Black 'N Blue

Black 'N Blue

Geffen, 1984

REVIEW BY: Christopher Thelen


Nothing like taking a trip down Memory Lane and looking at the old Metal Massacre albums—in particular, the debut release. For every band that made it big (Metallica), there were handfuls who pretty much languished in obscurity. And then, there were those who had limited success.

One such band in that third category was Black ’N Blue – otherwise known as where Tommy Thayer cut his chops before taking over Ace Frehley’s greasepaint in KISS. Their 1984 self-titled debut album featured the track “Chains Around Heaven,” which had made the cut onto my_heart_sings_the_harmony_web_ad_alt_250 Metal Massacre in 1982, and contained their only charting single with “Hold On To 18.”

Were they a fantastic band? No. Were they formulaic for their time? Yes. Is this still worth a listen? Surprisingly, the answer is “yes.”

Make no mistake, all the hair metal cliches are present and accounted for. Jaime St. James occasionally pulls off the patented Jim Gillette scream, though he does prove to be a competent vocalist. Lyrically, it’s your typical machismo cock-rock—right from the get-go on “The Strong Will Rock,” it’s there. “Got a pounding fever, got a pounding beat / Gonna pound my heat into your meat.” Give me a fuckin’ break.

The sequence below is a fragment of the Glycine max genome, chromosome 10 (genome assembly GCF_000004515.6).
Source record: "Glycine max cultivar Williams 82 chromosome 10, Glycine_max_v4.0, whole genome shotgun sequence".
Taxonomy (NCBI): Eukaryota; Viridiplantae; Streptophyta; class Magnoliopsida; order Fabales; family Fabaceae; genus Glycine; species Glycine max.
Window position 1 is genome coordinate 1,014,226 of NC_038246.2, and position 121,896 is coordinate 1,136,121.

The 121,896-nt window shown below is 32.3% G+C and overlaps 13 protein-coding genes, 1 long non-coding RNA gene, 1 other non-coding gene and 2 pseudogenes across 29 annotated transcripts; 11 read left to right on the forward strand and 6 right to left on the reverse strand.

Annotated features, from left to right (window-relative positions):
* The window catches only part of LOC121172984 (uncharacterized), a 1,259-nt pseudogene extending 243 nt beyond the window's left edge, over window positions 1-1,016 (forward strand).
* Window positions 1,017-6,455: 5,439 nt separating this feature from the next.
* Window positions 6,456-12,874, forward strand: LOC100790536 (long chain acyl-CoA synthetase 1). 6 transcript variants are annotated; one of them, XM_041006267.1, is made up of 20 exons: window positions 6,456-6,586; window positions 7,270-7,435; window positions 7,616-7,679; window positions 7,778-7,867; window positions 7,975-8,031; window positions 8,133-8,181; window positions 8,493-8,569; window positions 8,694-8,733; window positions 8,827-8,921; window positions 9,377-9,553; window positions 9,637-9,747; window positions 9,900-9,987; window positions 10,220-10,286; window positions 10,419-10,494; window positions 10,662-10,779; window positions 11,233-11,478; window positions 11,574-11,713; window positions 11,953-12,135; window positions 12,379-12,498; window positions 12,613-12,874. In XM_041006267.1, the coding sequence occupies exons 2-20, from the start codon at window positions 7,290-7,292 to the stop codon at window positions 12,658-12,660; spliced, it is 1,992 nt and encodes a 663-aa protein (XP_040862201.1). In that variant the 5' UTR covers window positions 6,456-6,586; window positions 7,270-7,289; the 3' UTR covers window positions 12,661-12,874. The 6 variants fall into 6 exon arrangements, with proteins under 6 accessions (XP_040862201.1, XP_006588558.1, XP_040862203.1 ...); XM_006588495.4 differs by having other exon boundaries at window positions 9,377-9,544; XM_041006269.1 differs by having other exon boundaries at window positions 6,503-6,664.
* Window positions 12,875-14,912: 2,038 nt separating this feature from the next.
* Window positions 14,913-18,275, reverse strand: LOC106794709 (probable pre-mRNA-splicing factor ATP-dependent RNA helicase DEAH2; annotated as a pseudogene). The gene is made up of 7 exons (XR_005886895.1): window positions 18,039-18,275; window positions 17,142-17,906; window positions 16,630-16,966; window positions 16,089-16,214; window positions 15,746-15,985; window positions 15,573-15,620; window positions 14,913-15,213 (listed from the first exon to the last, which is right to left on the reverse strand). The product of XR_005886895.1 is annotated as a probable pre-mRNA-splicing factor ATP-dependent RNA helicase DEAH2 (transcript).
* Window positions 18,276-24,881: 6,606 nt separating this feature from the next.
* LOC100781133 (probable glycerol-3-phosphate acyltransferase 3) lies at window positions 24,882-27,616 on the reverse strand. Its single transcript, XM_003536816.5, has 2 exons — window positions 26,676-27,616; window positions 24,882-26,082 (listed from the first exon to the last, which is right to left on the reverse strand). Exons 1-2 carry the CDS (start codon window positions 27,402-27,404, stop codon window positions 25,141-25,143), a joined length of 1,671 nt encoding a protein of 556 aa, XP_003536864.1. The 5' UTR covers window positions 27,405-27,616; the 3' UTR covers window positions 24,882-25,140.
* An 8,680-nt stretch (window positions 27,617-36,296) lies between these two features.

Yet there is something about Black ’N Blue that does cause it to rise above similar albums of its ilk from that time period. The rhythm section of guitarist Jeff “Woop” Warner, bassist Patrick Young and drummer Pete Holmes provide a solid backbone to the material, and Thayer’s guitar work is fairly exceptional.

As for the songwriting? Yes, it’s similar to dozens of hair metal bands from the ’80s. But one can’t help cracking a smile listening to tracks like “Show Me The Night,” “Autoblast” and “One For The Money.” Yeah, you’ve heard this hundreds of times… but, somehow, Black ’N Blue make it sound a little fresher than before. Throw in a solid cover of Sweet’s “Action,” and you’ve got a fairly decent debut effort.

I can’t say that Black ’N Blue is the kind of album that would be getting constant rotation on the turntable in my man-cave. But it does show that the hair metal genre had some things going right for it, and while this disc does occasionally fall prey to the stereotypical traps that swept away lesser bands of the time, it’s not a half-bad first effort.

Rating: B-

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